Polyamide solutions for viable hydrogen fuel cell vehicles
The sustainable mobility revolution is gaining momentum, with close to 10 million electric vehicles (EVs) on the road today, and a tenfold increase expected over the next 10 years. And the scope of alternative drivetrain solutions goes beyond battery EVs and hybrids. It also includes fuel cell electric vehicles (FCEVs), which produce their own electricity through a hydrogen fuel cell. Key components of the fuel cell, including the stack and storage, require demanding material performance and Technyl® delivers with specially-formulated PA solutions.
In fuel cell technology, hydrogen (H2) reacts with oxygen in a process known as reverse electrolysis. The hydrogen comes from one or more tanks built into the fuel cell EV, while the oxygen comes from the outside air. This reaction creates electrical energy, along with heat and water vapor, which is expelled as clean exhaust.
While a hydrogen FCEV shares many of the same attributes of a battery EV, such as silent operation, instant power and zero emissions, it has certain other advantages over a BEV. These include a quick, 5-minute refueling process compared to the charging time of between 30 minutes and several hours for a BEV. FCEVs also generally have a longer range than purely electric cars and this range is not affected by cold weather.
That said, BEVs are at a much more advanced stage of market development in terms of available charging infrastructure and declining prices. FCEVs face the challenges of limited hydrogen refueling stations and the relatively high purchase price of the vehicles, because of limited demand at this stage. Yet, a number of manufacturers see sufficient potential in hydrogen FCEVs for sustainable mobility to pursue the technology, alongside BEVs, including Toyota, Hyundai and Honda.
State-of-the-art storage solutions
Hydrogen storage is a key factor for FCEVs, requiring the development of advanced storage methods to handle higher energy density. Storage of hydrogen as a gas typically requires high-pressure tanks (350–700 bar). The compressed hydrogen is stored in a tank composed of a polymer liner and a composite structure that supports the severe mechanical forces.
Technyl® is at the forefront of polymer liner technology for H2 tanks, with its specially-formulated PA6 offering, Technyl® C 550BCR. This polyamide is the ideal compound for H2 storage applications of 700 bars pressure, because it can handle the high temperatures of up to 120°C created by the pressure. It also guarantees low permeability, good processing ability and great impact resistance.
“We already have approval from Toyota for using Technyl C 550BCR in the fuel cell storage tanks of its Mirai hydrogen FCEV vehicle, which gives us good market traction,” says Tobias Epple, Business Development New Mobility.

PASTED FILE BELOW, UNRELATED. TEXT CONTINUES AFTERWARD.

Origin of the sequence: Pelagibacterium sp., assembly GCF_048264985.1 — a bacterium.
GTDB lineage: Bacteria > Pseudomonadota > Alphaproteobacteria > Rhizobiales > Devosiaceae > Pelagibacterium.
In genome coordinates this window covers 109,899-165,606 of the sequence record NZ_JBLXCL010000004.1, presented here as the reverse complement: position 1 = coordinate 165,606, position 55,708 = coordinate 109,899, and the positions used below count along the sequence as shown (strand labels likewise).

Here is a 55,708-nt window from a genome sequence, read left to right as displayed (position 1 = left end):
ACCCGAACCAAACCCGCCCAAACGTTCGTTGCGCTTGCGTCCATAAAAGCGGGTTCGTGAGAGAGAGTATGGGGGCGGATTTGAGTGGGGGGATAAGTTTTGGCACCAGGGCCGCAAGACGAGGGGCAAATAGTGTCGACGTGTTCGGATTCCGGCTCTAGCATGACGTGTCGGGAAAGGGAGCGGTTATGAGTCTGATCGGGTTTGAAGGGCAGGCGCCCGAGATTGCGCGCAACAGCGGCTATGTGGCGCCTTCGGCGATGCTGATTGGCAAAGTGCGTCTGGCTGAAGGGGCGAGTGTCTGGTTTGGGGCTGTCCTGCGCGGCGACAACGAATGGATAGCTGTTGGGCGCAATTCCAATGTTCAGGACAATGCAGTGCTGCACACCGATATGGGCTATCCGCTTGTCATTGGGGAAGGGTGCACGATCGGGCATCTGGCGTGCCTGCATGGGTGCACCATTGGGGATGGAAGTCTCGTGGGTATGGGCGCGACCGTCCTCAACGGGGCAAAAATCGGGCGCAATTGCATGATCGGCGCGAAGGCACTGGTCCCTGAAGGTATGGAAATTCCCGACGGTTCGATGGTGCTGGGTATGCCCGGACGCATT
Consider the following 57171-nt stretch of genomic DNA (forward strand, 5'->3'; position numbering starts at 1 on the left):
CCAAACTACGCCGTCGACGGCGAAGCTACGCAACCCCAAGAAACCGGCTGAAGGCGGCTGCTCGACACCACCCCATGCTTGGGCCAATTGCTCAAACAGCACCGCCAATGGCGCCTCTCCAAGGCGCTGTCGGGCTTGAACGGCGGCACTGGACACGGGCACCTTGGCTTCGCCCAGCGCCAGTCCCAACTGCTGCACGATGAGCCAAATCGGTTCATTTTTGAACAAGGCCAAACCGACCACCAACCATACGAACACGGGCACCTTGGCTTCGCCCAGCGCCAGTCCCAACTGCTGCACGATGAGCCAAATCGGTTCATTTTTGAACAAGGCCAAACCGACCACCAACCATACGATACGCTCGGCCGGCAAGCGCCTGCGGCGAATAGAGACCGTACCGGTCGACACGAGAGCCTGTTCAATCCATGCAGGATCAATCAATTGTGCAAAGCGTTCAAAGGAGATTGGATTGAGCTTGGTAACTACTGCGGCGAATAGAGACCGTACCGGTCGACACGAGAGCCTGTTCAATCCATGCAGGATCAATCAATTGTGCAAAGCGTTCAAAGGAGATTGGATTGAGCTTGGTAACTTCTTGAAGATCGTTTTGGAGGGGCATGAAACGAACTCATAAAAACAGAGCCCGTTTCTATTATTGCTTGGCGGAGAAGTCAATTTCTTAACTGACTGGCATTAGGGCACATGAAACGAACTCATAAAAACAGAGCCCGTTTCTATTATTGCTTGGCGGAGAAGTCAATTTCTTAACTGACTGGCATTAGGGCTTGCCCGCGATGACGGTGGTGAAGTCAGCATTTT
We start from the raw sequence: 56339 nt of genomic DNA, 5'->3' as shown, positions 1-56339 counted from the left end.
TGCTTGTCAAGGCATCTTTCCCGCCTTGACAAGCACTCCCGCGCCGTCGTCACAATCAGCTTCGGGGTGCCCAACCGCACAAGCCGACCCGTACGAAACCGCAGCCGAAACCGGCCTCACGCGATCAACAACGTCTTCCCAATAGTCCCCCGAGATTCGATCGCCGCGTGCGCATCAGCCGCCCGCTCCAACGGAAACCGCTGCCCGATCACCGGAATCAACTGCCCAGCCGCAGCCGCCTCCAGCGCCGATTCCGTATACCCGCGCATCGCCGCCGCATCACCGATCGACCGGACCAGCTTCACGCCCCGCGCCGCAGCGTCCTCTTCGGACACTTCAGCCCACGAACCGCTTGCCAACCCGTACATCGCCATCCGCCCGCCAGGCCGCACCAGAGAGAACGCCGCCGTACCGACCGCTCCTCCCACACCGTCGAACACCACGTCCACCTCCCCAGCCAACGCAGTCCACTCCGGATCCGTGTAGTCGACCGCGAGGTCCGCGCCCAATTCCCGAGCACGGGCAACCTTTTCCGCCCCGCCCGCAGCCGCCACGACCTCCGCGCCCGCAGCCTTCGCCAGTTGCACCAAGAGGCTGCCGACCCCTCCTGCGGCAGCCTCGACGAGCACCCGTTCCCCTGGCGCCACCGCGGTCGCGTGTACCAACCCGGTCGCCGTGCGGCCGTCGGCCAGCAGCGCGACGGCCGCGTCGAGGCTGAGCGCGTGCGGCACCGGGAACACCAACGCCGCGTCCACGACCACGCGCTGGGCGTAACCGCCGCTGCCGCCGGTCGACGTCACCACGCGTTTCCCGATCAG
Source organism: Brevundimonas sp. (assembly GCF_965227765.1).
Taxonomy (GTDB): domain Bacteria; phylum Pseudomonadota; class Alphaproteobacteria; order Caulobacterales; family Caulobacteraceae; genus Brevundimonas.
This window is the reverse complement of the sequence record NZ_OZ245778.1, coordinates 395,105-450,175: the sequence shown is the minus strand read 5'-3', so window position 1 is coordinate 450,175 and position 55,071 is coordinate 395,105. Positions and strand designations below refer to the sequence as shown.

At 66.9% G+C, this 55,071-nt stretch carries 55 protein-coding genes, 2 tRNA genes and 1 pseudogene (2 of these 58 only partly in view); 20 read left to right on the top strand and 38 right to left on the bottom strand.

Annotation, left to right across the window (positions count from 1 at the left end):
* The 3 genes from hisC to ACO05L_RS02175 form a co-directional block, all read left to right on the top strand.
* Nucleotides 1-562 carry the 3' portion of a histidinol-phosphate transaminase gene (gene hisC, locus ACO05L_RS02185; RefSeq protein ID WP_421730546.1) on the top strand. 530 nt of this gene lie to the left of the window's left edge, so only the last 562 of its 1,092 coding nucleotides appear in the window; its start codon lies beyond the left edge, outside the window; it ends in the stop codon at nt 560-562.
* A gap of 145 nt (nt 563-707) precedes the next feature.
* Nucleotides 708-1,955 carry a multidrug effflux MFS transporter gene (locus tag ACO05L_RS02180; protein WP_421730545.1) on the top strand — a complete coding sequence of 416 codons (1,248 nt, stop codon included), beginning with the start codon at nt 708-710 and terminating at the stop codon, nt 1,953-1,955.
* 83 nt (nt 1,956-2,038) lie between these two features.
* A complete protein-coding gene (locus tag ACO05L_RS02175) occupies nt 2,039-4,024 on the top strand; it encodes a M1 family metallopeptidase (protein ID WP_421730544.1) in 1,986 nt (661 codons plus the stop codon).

Stacked with advantages
The other key application for Technyl® polyamides in hydrogen FCEVs is for fuel cell stack components, where high purity is the key. Here, another special formulation, Technyl® ONE J 219HT V35 Black, has been developed for fuel cell stack components, including the water trap along with the manifold, humidifier and end plates. Most applications in fuel cell stacks can be made using one grade material, which gives a big advantage for the customer when using this Technyl ONE grade.
For this application, purity is the main challenge. The Polymer Electrolyte Membrane (PEM), must be kept extremely pure regarding metallic ions for optimal performance of this key component for the electrolysis. To achieve this high level of purity, a clean formula, with no chance of polluting the clean water, and good manufacturing practices as well as clean room facilities are necessary. This includes raw material control for cleanliness, clean water and packaging process purity.
Dimensional stability and weldability are also key requirements for this application, which the Technyl® ONE grade delivers admirably.
Diversified PA portfolio
“We have been working with OEMs in Asia for a number of years to develop the PA solutions that meet their specific requirements for hydrogen fuel cell vehicles,” adds Tobias. “European OEMs are also looking to fuel cells for sustainable mobility diversification, with priority given to commercial vehicles, and new the EU hydrogen strategy will give a boost to this promising technology. At Technyl, we will keep pursuing innovative developments in our expanding polyamide portfolio to make sustainable mobility a reality.”